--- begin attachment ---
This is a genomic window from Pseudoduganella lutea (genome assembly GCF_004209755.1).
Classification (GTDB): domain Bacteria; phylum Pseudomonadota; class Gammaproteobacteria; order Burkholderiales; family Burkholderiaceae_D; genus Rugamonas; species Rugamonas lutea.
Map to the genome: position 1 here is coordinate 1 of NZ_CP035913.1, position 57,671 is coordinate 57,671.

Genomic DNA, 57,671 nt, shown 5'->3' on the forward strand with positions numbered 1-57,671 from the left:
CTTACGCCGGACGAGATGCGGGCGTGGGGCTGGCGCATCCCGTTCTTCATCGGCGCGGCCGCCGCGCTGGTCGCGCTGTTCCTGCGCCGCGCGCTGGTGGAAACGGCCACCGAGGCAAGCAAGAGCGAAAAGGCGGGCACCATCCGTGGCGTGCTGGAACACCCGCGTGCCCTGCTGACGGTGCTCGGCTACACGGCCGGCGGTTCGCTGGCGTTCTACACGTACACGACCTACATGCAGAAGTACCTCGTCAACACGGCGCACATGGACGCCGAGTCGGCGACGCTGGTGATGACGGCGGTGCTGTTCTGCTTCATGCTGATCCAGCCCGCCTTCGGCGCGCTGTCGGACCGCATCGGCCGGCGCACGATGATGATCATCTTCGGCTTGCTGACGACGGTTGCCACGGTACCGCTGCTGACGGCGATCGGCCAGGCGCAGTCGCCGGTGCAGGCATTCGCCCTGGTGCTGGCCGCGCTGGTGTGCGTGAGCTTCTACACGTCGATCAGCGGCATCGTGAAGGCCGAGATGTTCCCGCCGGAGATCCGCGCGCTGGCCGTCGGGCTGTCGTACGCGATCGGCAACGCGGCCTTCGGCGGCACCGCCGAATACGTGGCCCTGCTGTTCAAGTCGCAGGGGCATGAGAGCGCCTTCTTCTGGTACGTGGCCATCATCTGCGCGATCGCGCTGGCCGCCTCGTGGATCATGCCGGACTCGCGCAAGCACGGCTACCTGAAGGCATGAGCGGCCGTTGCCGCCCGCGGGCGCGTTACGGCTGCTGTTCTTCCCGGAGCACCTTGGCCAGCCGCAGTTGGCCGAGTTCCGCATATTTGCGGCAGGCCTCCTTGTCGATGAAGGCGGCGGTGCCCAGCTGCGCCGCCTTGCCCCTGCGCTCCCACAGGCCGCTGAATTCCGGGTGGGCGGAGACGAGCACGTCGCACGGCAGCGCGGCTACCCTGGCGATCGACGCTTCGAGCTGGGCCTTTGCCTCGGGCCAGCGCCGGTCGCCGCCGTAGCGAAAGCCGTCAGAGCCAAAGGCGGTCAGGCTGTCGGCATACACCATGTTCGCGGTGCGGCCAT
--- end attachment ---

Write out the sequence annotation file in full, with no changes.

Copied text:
This is a genomic window from Pseudoduganella lutea (genome assembly GCF_004209755.1).
Classification (GTDB): domain Bacteria; phylum Pseudomonadota; class Gammaproteobacteria; order Burkholderiales; family Burkholderiaceae_D; genus Rugamonas; species Rugamonas lutea.
Map to the genome: position 1 here is coordinate 1 of NZ_CP035913.1, position 57,671 is coordinate 57,671.

Genomic DNA, 57,671 nt, shown 5'->3' on the forward strand with positions numbered 1-57,671 from the left:
CTTACGCCGGACGAGATGCGGGCGTGGGGCTGGCGCATCCCGTTCTTCATCGGCGCGGCCGCCGCGCTGGTCGCGCTGTTCCTGCGCCGCGCGCTGGTGGAAACGGCCACCGAGGCAAGCAAGAGCGAAAAGGCGGGCACCATCCGTGGCGTGCTGGAACACCCGCGTGCCCTGCTGACGGTGCTCGGCTACACGGCCGGCGGTTCGCTGGCGTTCTACACGTACACGACCTACATGCAGAAGTACCTCGTCAACACGGCGCACATGGACGCCGAGTCGGCGACGCTGGTGATGACGGCGGTGCTGTTCTGCTTCATGCTGATCCAGCCCGCCTTCGGCGCGCTGTCGGACCGCATCGGCCGGCGCACGATGATGATCATCTTCGGCTTGCTGACGACGGTTGCCACGGTACCGCTGCTGACGGCGATCGGCCAGGCGCAGTCGCCGGTGCAGGCATTCGCCCTGGTGCTGGCCGCGCTGGTGTGCGTGAGCTTCTACACGTCGATCAGCGGCATCGTGAAGGCCGAGATGTTCCCGCCGGAGATCCGCGCGCTGGCCGTCGGGCTGTCGTACGCGATCGGCAACGCGGCCTTCGGCGGCACCGCCGAATACGTGGCCCTGCTGTTCAAGTCGCAGGGGCATGAGAGCGCCTTCTTCTGGTACGTGGCCATCATCTGCGCGATCGCGCTGGCCGCCTCGTGGATCATGCCGGACTCGCGCAAGCACGGCTACCTGAAGGCATGAGCGGCCGTTGCCGCCCGCGGGCGCGTTACGGCTGCTGTTCTTCCCGGAGCACCTTGGCCAGCCGCAGTTGGCCGAGTTCCGCATATTTGCGGCAGGCCTCCTTGTCGATGAAGGCGGCGGTGCCCAGCTGCGCCGCCTTGCCCCTGCGCTCCCACAGGCCGCTGAATTCCGGGTGGGCGGAGACGAGCACGTCGCACGGCAGCGCGGCTACCCTGGCGATCGACGCTTCGAGCTGGGCCTTTGCCTCGGGCCAGCGCCGGTCGCCGCCGTAGCGAAAGCCGTCAGAGCCAAAGGCGGTCAGGCTGTCGGCATACACCATGTTCGCGGTGCGGCCAT